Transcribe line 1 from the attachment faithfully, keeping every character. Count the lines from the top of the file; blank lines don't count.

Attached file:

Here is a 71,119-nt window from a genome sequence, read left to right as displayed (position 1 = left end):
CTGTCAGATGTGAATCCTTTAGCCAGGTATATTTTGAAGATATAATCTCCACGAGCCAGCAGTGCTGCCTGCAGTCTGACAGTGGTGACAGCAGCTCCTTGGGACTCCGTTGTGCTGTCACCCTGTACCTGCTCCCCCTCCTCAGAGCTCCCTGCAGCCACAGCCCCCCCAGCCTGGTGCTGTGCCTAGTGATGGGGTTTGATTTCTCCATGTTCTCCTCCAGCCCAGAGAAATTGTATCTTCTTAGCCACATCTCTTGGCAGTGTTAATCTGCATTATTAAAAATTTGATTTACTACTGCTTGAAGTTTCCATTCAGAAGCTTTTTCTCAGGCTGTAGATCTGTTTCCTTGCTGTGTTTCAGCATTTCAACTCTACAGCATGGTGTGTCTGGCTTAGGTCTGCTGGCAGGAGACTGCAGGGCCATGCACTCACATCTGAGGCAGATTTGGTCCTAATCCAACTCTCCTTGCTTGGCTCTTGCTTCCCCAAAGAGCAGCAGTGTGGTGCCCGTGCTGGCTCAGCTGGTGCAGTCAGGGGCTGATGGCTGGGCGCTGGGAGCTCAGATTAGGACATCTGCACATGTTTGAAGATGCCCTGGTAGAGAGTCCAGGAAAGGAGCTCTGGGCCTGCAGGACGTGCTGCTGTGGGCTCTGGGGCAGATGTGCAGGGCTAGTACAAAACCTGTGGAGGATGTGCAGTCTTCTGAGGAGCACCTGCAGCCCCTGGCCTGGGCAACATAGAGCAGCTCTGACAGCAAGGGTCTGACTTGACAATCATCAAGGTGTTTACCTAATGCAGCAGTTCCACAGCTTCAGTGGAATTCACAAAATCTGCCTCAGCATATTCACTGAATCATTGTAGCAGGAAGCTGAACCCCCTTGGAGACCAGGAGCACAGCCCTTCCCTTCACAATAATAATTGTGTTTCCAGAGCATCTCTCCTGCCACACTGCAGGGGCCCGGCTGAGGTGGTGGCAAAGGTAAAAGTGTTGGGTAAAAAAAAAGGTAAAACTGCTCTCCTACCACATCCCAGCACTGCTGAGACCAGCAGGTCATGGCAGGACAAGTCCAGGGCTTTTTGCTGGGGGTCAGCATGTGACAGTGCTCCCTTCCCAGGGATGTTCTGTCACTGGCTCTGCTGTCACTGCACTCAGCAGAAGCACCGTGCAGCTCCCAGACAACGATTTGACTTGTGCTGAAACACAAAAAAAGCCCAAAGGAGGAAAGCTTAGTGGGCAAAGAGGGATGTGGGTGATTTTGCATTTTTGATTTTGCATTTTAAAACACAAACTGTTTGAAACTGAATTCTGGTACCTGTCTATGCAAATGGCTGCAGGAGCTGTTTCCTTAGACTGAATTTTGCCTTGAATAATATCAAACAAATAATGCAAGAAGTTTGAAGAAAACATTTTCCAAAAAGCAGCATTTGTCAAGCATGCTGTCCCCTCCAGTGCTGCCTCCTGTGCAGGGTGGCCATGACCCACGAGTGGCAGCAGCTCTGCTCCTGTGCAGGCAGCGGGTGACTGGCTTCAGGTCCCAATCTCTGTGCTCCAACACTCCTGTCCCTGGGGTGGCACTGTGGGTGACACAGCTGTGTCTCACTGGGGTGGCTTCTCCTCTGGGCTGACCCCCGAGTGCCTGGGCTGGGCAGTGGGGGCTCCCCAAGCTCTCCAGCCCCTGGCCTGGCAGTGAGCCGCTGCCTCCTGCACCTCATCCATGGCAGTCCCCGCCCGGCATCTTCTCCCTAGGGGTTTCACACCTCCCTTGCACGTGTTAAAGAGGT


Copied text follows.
Here is a 71,119-nt window from a genome sequence, read left to right as displayed (position 1 = left end):